30. Drowning in Stuff
When I was in Washington last month for graduation, Bill's daughter Bettina hosted a celebratory luncheon in the co-op apartment she and her husband Ilia bought last fall. It was such a treat for me to be a guest there. By many standards it would be considered small- a one bedroom, one bath, with scant storage or closet space. But it has an ample, renovated kitchen , several large windows which provide good light, and is in a charming older building in a great DC location. Bettina and Ilia have creatively solved the storage problem with the help of Ikea and the place looks great.
Since returning to Maine, to our four bedroom house on half an acre of land, I have not been able to stop thinking about what life would be like in that sort of place. At the very least it would mean one could not accumulate stuff in the normal American way. And I find that idea extremely liberating.
Exactly four years ago Bill and I moved to Ellsworth to be closer to my work in Bar Harbor. We were able to buy a beautiful, restored Dutch Colonial which very nearly fulfills all our dreams of a Maine house. When Emily first saw it she exclaimed why couldn't we have had this house when I was growing up??? Having been built in the 1940's it, too, is rather short on closet space, but it has a huge, walk-up attic, and therein lies a problem. Our move happened very quickly and we didn't have time to clean out or have a garage sale. So for the most part we just moved everything, right up to the attic.
Of course I had planned to carefully go through the accumulations of the nine years we lived in Camden. But I was so busy commuting to a new job that there were literally not enough hours to do things right. The day the movers came I wasn't even able to follow the truck to our new house because I had an important rehearsal for an upcoming tour to Ireland and Wales. My good friend Kate was Bill's surrogate wife that day, going to our new home with him, helping place the furniture and boxes, and making runs for pizza and beer.
I don't consider myself a packrat, but when I look around my house I start to believe I've been fooling myself. Let's start with the kitchen and dining room: I have five sets of china, three sets of flatware, Waterford crystal, stemware from my grandmother as well as some from a trip to Germany, and a lot of hand-thrown pottery that I began collecting when we first came to Maine. I have inherited a lot of these things, but all the same there they are, making clutter and taking up space. Yes, I love to set a beautiful table...one set of china and flatware at a time.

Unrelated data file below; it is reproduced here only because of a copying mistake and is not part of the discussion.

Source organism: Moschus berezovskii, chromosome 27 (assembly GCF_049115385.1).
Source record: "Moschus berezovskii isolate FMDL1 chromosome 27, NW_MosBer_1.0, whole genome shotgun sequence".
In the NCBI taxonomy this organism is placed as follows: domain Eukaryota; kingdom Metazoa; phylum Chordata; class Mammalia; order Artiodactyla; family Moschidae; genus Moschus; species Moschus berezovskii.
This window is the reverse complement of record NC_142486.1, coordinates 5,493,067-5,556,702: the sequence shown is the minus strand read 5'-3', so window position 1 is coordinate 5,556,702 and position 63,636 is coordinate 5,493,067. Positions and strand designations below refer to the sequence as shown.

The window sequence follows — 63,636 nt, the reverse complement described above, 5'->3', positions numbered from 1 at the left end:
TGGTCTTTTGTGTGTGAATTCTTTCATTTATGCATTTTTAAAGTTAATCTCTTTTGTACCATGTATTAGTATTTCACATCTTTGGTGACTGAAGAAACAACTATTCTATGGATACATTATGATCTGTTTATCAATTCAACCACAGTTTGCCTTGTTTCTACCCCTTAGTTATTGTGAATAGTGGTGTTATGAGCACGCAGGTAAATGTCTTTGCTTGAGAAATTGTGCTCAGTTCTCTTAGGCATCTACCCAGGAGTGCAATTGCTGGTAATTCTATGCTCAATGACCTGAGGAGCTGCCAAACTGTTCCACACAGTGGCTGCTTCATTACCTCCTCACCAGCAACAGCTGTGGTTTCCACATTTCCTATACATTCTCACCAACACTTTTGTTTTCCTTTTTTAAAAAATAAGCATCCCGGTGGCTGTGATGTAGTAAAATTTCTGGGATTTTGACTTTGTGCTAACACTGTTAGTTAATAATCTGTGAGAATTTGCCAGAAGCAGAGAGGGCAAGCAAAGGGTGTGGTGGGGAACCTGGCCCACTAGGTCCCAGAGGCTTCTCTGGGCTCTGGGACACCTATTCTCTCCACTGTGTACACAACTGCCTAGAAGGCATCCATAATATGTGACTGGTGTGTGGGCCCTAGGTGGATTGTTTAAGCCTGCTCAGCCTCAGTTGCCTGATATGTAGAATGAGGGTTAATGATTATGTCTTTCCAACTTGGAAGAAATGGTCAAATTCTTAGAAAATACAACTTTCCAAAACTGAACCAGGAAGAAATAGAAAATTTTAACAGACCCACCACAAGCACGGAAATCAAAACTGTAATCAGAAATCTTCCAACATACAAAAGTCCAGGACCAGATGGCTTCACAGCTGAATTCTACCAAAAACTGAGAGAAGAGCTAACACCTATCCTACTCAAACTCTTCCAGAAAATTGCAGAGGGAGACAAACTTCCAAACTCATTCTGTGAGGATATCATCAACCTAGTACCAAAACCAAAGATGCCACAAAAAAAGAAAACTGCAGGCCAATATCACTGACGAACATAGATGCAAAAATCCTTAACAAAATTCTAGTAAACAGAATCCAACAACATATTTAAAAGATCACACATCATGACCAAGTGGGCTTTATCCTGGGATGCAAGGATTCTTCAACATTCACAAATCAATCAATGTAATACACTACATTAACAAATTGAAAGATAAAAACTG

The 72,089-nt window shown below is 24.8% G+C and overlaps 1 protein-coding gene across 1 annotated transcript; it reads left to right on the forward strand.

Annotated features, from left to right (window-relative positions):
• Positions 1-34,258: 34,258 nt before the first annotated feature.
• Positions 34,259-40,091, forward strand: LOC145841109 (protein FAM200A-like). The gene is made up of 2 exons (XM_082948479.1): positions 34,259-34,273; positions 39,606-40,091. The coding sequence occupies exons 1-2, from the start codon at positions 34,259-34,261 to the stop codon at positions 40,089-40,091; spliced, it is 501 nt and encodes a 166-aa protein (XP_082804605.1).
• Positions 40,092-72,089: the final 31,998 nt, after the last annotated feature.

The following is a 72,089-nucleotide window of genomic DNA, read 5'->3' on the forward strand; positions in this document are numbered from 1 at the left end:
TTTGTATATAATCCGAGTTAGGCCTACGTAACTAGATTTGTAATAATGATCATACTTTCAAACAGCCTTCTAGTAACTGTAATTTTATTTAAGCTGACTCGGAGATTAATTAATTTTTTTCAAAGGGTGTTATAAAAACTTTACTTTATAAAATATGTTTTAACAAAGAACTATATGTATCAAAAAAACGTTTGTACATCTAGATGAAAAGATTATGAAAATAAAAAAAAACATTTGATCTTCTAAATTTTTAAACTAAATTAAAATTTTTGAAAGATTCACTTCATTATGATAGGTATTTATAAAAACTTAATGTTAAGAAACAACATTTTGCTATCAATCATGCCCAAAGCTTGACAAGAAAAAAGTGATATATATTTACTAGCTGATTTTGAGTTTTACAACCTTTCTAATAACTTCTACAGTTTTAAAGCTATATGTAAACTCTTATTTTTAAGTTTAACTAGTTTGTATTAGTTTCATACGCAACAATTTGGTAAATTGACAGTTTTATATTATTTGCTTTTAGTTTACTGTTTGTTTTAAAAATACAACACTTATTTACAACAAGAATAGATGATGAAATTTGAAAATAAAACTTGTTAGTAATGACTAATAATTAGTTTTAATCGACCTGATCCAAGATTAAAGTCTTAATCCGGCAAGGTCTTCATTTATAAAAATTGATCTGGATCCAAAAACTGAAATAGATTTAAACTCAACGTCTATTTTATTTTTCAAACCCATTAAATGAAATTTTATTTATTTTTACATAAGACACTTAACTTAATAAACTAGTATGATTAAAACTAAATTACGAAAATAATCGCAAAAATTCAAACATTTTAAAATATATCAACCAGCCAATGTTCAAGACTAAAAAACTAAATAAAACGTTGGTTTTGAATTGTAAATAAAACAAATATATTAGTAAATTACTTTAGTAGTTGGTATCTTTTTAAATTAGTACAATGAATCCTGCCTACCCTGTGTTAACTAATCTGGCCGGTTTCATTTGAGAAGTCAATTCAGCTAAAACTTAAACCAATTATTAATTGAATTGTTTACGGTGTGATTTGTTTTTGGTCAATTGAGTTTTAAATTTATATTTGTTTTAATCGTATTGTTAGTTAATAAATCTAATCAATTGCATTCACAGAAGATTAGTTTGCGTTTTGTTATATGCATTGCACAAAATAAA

Like most women I like clothes...and shoes...and jewelry. (I will not admit to the number of pairs of shoes in my closet here!) And I am just frugal enough to keep things just in case. Our bookcases are overflowing despite my constant weeding, and CD's, cassette tapes and LP's fill several storage spaces. Then there is the nature of my job...I have a lifetime's accumulation of piano music and my grand is piled high with music for my students. In my office at church are shelves of organ music and filing cabinets of teaching music, and littered across the floor in orderly piles are all the choral anthems I someday hope to conduct. The music bench by the organ is full of music to try, or to learn, or that I'm playing in the near future.
Lots of stuff...on most days, though, if you were to walk into my house or office, you might be deceived and think things were mostly orderly and neat. But then, I won't take you to the attic, that repository for all things overflow. There you'll find everything we should have given up when we moved, on top of Bill's even larger accumulation of stuff from his five-plus decades of music teaching and performing.
And so...I am starting to feel burdened by all this stuff. Out-of-sight, out-of-mind does NOT work for me. Sometimes the size of our house weighs on me, too, although it is nearly perfect for our life of teaching, entertaining and hosting friends and family. Does my feeling of being overwhelmed have to do with age? Does it speak of a spiritual need? Do I feel guilty because I have so much? I wish I knew...
I have read numerous books and articles on the popular idea of simplicity as a lifestyle and discipline, and have even adopted many of the tenets of that movement to my own life. I honestly don't know where these current thoughts of mine will lead...a couple of weeks ago I spent an hour going through all my personal piano music and moved two dozen or so scores on to a music library. It felt good, very good.
I am just finishing a rigorous period of work and obligations, causing me to feel unusually weary and drained. I suspect that my long days are contributing to this sense of being overwhelmed, of drowning. But beginning the first day of summer I have 4 weeks off! This time is a combination of sabbatical, continuing education and vacation during which I plan to rest, feed my soul and...tackle the stuff?
I'll let you know.